Aid to the Church in Need focused on 40 countries with “significant violations of religious freedom.” That means nations where persecution is increasing and violations are the responsibility of both state and non-state actors: India, Indonesia, Maldives, Mauritania, Pakistan, and Yemen. It also means places where the deteriorating status of religious liberty is primarily a result of state action: Brunei, Burma/Myanmar, China, Iran, Kazakhstan, Kyrgyzstan, Libya, Russia, Tajikistan, and Turkey. In Niger and Somalia, non-state actors were mostly at fault for worsening situations.

Situations were stable—which does not mean good—in Afghanistan, Algeria, Azerbaijan, Bangladesh, Bhutan, Egypt, Eritrea, Laos, Nigeria, North Korea, the Palestinian territories, Qatar, Saudi Arabia, Sudan, Turkmenistan, Ukraine, Uzbekistan, and Vietnam. Only in Iraq, Kenya, Syria, and Tanzania did the situation improve.

The report included case studies. In the Philippines, Islamist extremists desecrated a cathedral, kidnapped the staff, forced members to convert to Islam, and murdered other Christian hostages. In Egypt, Coptic pilgrims were murdered. In Nigeria, Islamist Fulani herdsman slaughtered priests and parishioners during mass. Islamist groups used sexual violence against non-Muslim women in Egypt, Iraq, Nigeria, Pakistan, and Syria. Sunni terrorists bombed Shiites in Afghanistan. An Islamic militant used a van to kill 15 people and injure more than 120 in Spain. In France, a radical Islamist killed a Jewish woman. In Mexico, criminals murdered, threatened, and blackmailed hundreds of clergy and parishioners. Indeed, the report states, “Mexico is the most dangerous country in Latin America for priests—suffering kidnapping, shootings, beatings, knife and bomb attacks against the Church, including Mexico City’s cathedral.”

In India, Hindu “cow vigilantes” murdered Muslims thought to be trafficking in cattle. Notes the report, “Protests were organized in New Delhi and elsewhere in response to the growing violence targeting Muslims and low-caste Dalits by Hindu vigilantes. Attacks against religious minorities, particularly against Christians, drastically increased following the Bharatiya Janata Party’s (BJP) landslide victory in the March 2017 elections.” More than a half million Muslim Rohingya have been forced from their homes in Burma. In China, says the report, “Repression of religious activity has intensified over the past five years, throughout the country,” and “an increasing number of Christian clergy have been arrested and sentenced to prison terms.” A year ago, new regulations “came into effect, which amount to the most restrictive new laws on religious practice in 13 years.” Muslim Uighurs are also suffering greatly, with a million forced into reeducation camps.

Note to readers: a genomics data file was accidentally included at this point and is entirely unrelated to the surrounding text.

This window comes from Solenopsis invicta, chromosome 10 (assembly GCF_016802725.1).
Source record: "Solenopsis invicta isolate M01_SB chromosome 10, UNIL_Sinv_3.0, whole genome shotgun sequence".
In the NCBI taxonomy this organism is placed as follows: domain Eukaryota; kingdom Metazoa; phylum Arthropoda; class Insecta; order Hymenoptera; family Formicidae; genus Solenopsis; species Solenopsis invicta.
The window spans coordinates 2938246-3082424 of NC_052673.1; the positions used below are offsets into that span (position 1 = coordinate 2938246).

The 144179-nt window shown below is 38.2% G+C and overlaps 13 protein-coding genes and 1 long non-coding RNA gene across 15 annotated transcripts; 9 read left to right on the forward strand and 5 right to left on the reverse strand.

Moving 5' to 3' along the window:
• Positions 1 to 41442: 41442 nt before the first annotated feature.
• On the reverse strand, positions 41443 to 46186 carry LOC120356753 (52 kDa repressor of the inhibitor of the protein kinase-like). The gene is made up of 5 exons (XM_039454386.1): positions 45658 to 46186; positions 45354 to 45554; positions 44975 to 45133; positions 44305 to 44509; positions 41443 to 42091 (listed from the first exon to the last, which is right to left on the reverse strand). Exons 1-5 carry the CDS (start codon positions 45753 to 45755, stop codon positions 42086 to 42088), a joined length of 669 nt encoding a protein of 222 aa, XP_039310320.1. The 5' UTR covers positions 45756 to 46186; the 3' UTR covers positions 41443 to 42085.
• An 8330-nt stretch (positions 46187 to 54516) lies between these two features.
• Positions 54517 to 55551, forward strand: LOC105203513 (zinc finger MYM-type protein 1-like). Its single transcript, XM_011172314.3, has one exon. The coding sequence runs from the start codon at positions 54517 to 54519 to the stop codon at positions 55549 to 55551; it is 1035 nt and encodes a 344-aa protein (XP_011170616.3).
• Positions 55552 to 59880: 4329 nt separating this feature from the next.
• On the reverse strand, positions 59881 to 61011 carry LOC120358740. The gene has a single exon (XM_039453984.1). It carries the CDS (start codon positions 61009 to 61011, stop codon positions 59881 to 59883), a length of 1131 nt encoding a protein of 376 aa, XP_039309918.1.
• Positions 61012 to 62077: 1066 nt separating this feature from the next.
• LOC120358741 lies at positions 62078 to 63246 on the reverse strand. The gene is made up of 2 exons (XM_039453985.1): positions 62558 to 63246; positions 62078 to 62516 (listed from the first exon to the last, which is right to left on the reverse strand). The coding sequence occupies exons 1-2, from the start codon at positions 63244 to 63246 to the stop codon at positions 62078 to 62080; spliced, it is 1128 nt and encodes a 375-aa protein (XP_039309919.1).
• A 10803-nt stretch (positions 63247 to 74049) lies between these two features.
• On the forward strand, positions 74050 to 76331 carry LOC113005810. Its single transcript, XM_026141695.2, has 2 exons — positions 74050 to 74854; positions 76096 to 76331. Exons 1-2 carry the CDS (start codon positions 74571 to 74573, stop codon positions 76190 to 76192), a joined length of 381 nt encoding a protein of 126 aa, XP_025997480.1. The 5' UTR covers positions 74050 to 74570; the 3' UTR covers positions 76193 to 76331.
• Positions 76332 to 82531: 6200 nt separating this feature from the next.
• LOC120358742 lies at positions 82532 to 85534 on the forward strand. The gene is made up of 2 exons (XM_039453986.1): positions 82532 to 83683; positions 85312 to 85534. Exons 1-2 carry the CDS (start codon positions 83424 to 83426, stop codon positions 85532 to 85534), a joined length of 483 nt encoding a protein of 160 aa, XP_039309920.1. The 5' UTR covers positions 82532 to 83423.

Obviously, given the number of countries involved, the issue of religious intolerance is complicated. In some cases, religion is as much about culture as faith. There are also significant geopolitical issues at stake. Authoritarian regimes especially tend to fear any independent thought, such as the Chinese Communist Party, which targets those who believe it should be subject to a higher power. America’s militarized policy towards the Middle East has done much to inflame religious persecution. The invasion of Iraq and destruction of Libya wrecked indigenous communities and unleashed the most virulent Islamist extremists against religious minorities.

These suffering religious need help. Many activists and organizations battle valiantly to help those oppressed for their faith. I have long worked with Christian Freedom International, which for years has supported the largely Christian ethnic Karen in Burma/Myanmar. Today, the group is helping Pakistani Christians stranded in Bangkok—who are hoping to find sanctuary in America or elsewhere—among others. Different but also impressive is Hardwired, run by a former congressional aide, Tina Ramirez, which helps bring members of different faiths together to defend freedom of conscience.

One doesn’t have to be a professional to help. People of good will can write letters to offending governments, protest and embarrass foreign persecutors, urge their own leaders to stop making problems worse, give money to activist groups, and pray. We who enjoy religious liberty should not allow persecution elsewhere to proceed in secret, hidden from view and without accountability.

Ours is supposed to be an age of enlightenment. But support for religious tolerance and diversity is shrinking. Religious liberty is in retreat in America and under serious threat elsewhere. Reinvigorating this most basic freedom should be a priority for Americans of all—and no—faiths.